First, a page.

Adventure therapy, as a distinct and separate form of psychotherapy, has become prominent since the 1960s. Influences from a variety of learning and psychological theories have contributed to the complex theoretical combination within adventure therapy.
Spending time in nature through outdoor therapy can improve mental health in a number of ways. For one, time outdoors has been shown to decrease levels of stress, depression, and anxiety. Moreover, being outside in nature is proven to reduce stress by lowering the stress-associated chemical cortisol.
Additionally, being surrounded by nature can inspire newfound tranquility and positivity.
Research has found that experiencing awe, such as one might feel while immersed in a lush forest or surveying a scenic mountain landscape, can encourage more generous, positive social behaviors. It also takes us out of our own heads, helping us focus us on something bigger than ourselves.
Furthermore, unplugged time in nature helps regulate mood disturbance and nervous system arousal caused by too much time in front of screens.
“Adventure therapy is a mental health discipline that uses the natural environment to help individuals cope with and overcome cognitive, behavioral, social, and effective disorders. It prioritizes a therapeutic process in which goal setting, personal decision-making, accountability, and achieving outcomes are used to develop positive behaviors.”
Put simply, adventure therapy is about using the wonder and awe of nature to help heal people. Think of that amazing feeling you get when you hike a path you once thought was impassable; or the sense of accomplishment you feel when you reach one of highest peaks; or how rejuvenated you feel after paddling further than you’ve ever gone. Now imagine giving that feeling to someone who is struggling. That’s adventure therapy.
Dr. Christine L. Norton, is a licensed social worker, an associate professor of social work at Texas State University in San Marcos, and one of the leading research scientists with the Outdoor Behavioral Healthcare Center at the University of New Hampshire.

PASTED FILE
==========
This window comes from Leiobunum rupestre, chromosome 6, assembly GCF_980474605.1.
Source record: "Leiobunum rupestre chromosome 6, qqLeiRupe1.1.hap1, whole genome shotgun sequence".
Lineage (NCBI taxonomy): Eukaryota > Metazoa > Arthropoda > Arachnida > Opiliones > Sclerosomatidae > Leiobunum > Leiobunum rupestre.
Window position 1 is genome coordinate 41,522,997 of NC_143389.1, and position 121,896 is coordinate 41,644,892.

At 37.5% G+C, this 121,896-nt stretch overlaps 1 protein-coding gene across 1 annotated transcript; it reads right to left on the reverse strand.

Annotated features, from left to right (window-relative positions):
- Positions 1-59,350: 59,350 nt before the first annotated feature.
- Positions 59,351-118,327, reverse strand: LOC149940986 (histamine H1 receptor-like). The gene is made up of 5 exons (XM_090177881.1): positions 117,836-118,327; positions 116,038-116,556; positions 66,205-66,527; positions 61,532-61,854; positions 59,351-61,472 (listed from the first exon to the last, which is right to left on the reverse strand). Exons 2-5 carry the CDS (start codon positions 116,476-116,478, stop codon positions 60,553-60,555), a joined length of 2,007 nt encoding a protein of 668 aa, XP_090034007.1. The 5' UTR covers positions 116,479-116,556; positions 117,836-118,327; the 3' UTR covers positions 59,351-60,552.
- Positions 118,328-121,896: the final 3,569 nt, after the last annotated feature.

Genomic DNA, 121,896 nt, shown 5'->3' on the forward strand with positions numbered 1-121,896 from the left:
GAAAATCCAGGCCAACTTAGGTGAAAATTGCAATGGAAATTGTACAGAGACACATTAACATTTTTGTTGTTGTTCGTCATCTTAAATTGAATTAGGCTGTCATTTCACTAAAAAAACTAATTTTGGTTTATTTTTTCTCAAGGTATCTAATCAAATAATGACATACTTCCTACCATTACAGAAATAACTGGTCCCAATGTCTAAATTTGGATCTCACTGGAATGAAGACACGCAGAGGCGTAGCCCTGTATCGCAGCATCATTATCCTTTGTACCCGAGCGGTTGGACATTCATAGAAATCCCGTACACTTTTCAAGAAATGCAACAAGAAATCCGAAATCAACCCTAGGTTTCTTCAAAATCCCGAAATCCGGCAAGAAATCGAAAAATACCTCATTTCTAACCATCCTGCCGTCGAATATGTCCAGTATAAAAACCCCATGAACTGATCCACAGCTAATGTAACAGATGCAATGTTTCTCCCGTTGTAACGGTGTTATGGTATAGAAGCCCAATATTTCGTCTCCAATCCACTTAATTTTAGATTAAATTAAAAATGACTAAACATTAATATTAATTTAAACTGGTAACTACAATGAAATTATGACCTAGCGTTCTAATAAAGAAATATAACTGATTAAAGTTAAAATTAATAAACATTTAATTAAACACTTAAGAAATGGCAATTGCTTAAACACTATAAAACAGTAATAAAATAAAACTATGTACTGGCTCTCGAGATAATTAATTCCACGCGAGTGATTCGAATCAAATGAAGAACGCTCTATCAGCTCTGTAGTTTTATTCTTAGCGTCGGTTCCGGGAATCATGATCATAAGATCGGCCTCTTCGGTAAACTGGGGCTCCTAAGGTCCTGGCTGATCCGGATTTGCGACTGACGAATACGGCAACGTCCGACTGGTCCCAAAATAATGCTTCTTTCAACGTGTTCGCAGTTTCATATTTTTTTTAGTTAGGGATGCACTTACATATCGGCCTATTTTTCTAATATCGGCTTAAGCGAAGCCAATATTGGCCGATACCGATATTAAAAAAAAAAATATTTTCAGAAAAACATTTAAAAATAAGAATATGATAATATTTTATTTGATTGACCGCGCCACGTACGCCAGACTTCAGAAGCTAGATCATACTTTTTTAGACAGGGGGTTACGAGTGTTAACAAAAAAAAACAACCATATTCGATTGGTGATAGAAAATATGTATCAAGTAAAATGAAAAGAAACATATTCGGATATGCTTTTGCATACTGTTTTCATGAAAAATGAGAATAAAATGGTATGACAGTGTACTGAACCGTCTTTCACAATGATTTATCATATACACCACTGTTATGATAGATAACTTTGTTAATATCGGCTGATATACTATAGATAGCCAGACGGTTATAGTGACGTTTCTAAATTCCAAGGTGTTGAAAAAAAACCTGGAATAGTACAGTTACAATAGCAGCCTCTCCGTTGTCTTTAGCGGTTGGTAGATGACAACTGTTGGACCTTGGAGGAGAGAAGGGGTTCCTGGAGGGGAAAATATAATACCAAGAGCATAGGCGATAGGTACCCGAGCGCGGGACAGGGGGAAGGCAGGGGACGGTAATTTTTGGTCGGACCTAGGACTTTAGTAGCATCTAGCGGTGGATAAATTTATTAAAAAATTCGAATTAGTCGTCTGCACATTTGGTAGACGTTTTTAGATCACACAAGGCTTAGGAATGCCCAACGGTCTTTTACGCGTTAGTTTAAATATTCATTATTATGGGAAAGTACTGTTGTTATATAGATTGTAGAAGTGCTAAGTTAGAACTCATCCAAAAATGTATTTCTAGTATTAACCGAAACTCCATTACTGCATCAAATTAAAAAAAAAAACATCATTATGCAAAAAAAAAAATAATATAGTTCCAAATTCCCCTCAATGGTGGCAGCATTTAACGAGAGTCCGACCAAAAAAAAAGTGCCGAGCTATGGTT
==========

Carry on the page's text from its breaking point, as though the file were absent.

Norton has led Outward Bound trips and directed outdoor experiential therapy programs for girls, boys, and transgender people and she values the therapeutic side of experiential learning as much as the fun of being outdoors.
“We’re not just going out and playing games, backpacking or doing a climbing day,” she told Misadventures in a 2015 interview. “We’re actually using that activity and the outdoor context to really enhance and empower the client, and to align the goals with their treatment goals.”
This approach is about creating safe spaces in which clients and instructors—regardless of gender—are supported, respected, transparent, and unafraid of vulnerability. “We all need to be able to say: ‘What level of physical and emotional support do I need in this experience?”
Berman, D. S. & Davis-Berman, J. (1995). Outdoor education and troubled youth.
Gass, M. A. (1993). Adventure in therapy: Therapeutic applications of adventure programming in mental health settings. Boulder, CO: Association for Experiential Education.
Parker, M. W. (1992). Impact of adventure interventions of traditional counseling interventions (ropes course). Unpublished doctoral dissertation, The University of Oklahoma, Oklahoma.